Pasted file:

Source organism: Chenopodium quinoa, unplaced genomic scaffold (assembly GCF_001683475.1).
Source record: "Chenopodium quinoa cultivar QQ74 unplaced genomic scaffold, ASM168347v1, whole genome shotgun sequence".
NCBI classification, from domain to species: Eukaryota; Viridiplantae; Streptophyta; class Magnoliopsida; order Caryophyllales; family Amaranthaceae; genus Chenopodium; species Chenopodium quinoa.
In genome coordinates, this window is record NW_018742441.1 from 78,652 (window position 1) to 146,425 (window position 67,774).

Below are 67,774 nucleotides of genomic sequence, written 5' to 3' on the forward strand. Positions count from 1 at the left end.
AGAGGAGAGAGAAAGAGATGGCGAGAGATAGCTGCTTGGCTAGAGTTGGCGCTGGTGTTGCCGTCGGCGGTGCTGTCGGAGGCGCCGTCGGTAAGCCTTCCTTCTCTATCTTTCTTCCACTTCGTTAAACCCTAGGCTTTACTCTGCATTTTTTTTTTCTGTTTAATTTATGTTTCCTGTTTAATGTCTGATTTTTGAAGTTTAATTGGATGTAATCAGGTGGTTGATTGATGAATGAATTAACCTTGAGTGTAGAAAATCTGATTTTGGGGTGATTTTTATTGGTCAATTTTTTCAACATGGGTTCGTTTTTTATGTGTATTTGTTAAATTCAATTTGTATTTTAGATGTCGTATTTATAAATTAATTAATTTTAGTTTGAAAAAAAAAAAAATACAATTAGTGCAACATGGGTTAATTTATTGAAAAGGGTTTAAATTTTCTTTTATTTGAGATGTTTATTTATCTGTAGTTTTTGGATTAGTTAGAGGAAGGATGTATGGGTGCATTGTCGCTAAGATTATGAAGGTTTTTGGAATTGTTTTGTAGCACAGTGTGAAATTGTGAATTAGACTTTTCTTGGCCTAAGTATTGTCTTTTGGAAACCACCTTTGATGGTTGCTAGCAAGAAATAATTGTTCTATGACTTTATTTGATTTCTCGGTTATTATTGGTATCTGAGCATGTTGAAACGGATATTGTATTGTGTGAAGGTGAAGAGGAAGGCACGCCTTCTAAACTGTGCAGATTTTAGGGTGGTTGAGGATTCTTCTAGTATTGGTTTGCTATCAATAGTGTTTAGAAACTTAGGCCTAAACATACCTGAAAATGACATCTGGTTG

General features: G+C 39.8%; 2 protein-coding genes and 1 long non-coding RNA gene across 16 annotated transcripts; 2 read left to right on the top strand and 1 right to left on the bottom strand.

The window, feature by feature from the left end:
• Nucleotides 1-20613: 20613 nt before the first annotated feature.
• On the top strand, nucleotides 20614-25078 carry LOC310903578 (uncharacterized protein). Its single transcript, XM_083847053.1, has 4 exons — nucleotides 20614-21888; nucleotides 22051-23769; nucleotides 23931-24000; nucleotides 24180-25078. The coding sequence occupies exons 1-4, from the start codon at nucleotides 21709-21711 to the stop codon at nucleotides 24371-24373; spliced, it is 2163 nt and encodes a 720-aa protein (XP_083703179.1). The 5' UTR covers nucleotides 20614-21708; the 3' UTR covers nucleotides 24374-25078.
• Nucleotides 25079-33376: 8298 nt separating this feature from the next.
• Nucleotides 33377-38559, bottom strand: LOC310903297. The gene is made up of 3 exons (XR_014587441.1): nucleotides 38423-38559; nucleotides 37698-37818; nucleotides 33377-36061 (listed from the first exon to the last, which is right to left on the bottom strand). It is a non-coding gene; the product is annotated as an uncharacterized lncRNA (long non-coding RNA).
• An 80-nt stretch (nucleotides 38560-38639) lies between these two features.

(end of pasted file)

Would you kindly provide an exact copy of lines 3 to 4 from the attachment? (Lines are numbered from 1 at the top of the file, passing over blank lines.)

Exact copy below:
NCBI classification, from domain to species: Eukaryota; Viridiplantae; Streptophyta; class Magnoliopsida; order Caryophyllales; family Amaranthaceae; genus Chenopodium; species Chenopodium quinoa.
In genome coordinates, this window is record NW_018742441.1 from 78,652 (window position 1) to 146,425 (window position 67,774).